Thursday, October 27, 2011

Scottish Ale on Tap, Smoked Brown Fermenting

Last weekend and this week have been busy at the home brewery.  With the help of some friends, I finished off the Bohemian Pilsner.  This opened up a tap for my Scottish 60/-.

Not the best picture, but if you want a better look your just going to have to stop by and see it.  This beer, in my opinion, fits the style quite well. 

Aroma : Nice light malty smell with a hint of earthiness to it.
Appearance: Dark Amber with a small off-white head.
Flavor: Pronounced malty flavor with a hint of smokey/peaty trailing right behind it.
Mouthfeel: Medium body with moderate carbonation

I've brewed this once before as an extract kit from MidWest Supplies and both the extract and all-grain are excellent. 

I also brewed my Smoked American Brown Ale this weekend.  I changed up the recipe a little from when I last posted about it.
  • 3.5lbs - German Pilsner Malt
  • 3.5lbs- Marris Otter
  • 2lbs - Home smoked malt (Hickory)
  • 8oz - Home toasted malt (60min @ 350F)
  • 8oz - Crystal 60L
  • 8oz - Pale Chocholate
  • 8oz - Special B
  • 0.5oz - Cascade (First Wort Hopped @90 minutes)
  • 0.5oz - Centennial Hops (60 minutes)
  • 0.5oz - Centennial Hops (15 minutes)
  • 0.5oz - Cascade (First Wort Hopped @2 minutes)
  • Wyeast 1332 - Northwest Ale
This was a single infusion mash at 154F for 60 minutes with a 90 minute boil.  BeerSmith is estimating this to be:

  • OG - 1.058
  • Bitterness - 38 IBUs
  • Color - 24 SRM
  • ABV - 5.1%
This is also the first beer in which I reused washed yeast.  The yeast have been in the refrigerator for 3 months, so I made a 1.5L starter.  The yeast were so active they actually made it out of my 2L Erlenmeyer flask.  It's a good think I used aluminum foil to cover the flask instead of an airlock or I would have been in trouble.

I also kegged the Apfelwein I made on September 10th.  That gave it 6 weeks in the fermenter.  My hope is that it will be ready in two weeks for our annual Thanksgiving party at work.  I'm not holding my breath on this since its ABV is around 9% and it usually takes a couple more months to age.  If it isn't ready, I can always take the APA I brewed in the middle of July.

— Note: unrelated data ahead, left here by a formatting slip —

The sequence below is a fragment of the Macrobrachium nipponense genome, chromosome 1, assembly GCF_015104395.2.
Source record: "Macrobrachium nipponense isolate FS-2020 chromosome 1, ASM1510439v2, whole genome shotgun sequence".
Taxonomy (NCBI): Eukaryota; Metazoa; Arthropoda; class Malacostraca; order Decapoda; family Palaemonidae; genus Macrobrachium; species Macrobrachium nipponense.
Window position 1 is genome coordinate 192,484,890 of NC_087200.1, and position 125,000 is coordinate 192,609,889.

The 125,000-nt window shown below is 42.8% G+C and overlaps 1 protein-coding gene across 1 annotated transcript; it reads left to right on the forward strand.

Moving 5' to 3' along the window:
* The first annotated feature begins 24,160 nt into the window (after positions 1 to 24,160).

Friday, October 14, 2011

APA tasting and Scottish Ale Kegging

With the help of some others (thanks Brian and Chris), I finally finished off the Saison.  After cleaning the keg and lines, I tapped my APA.
This isn't the best picture I could do but I was in a hurry.  This is Great Fermentation's BrewBQ Pale Ale.  This beer has amazing hop flavor and aroma without the strong bitterness of an IPA.  I absolutely love this beer and plan on making a few modifications and make it my house pale.  If you notice from the picture, this beer is as darker or darker than some of the other beers I've brewed.  The term Pale Ale appeared in the early 1700's and denoted a beer that was pale compared to other beers of the day such as porters and stouts. 

I've made this as an extract kit and all-grain, both taste nearly identical and are well worth trying.  This beer has small hop additions at 60, 45, 30, 15, 10, 5 minutes as well as an ounce dry hopped.  It uses Cascade, Columbus and Amarillo hops.  I think I'll keep the Cascade and Columbus and replace the Amarillo with Citra and see what I get.  Experimenting is fun!

I also kegged my Scottish Ale.

This is a picture of it in the secondary fermenter right before kegging.  After fermentation, it is racked into this fermenter and I added oak chips soaked in Scotch (thanks for the scotch Chris).  I was originally going to sanitize the oak chips by boiling them in a little water but was inspired to soak them in Scotch/Bourbon after having a Kentucky Bourbon Barrel Pale Ale.

Thursday, October 6, 2011

Weekend Projects and Portable Kegging

I got all the equipment I need to make a keg portable this last weekend.

It includes a KEGlove insulated sleeve and ice blanket, a CO2 regulator, a 20oz CO paintball tank with adapter and the hoses and fittings to attach to a keg.  This should keep a keg cool for up to 24 hours outside of the kegerator.

I also smoked two pounds of pilsner malt with hickory chips and toasted 1/2 pound of malt as well.
Here is a picture of regular pilsner malt and then the toasted below it.  I toasted it at 350ºF for 1 hour.  The smoked malt was split into two 1 pound amounts and wrapped in burlap and put in the smoker for a couple of hours.  It darkened a little but not as much as the toasted malt.

The third project for this weekend was my first attempt at a home made tap handle.  Tap handles cost $30+ for even the most basic handle.  The one I made cost just over $5.
I left room at the top to place a label with either the name of the beer or a more generic beer style label.  I haven't decided which I'm going to do.  This was pretty easy to make.
  • 1 - Pine block - $1.48
  • 1 - Pine spindle - $1.98
  • 1 - 1/4" dowel pin - $0.10
  • 1 - Tap Handle Ferrule - (Lowe's Part# 137397) - $1.51
  • Paint of your choice - ???
It's been about a month since I last posted a message and I still haven't finished off any of my kegs.  It helps that I tend to only drink 1 beer a night.  The Saison should be empty fairly soon which will open up a tap for my American style Pale Ale.  Once it is tapped, I will post a picture and the recipe.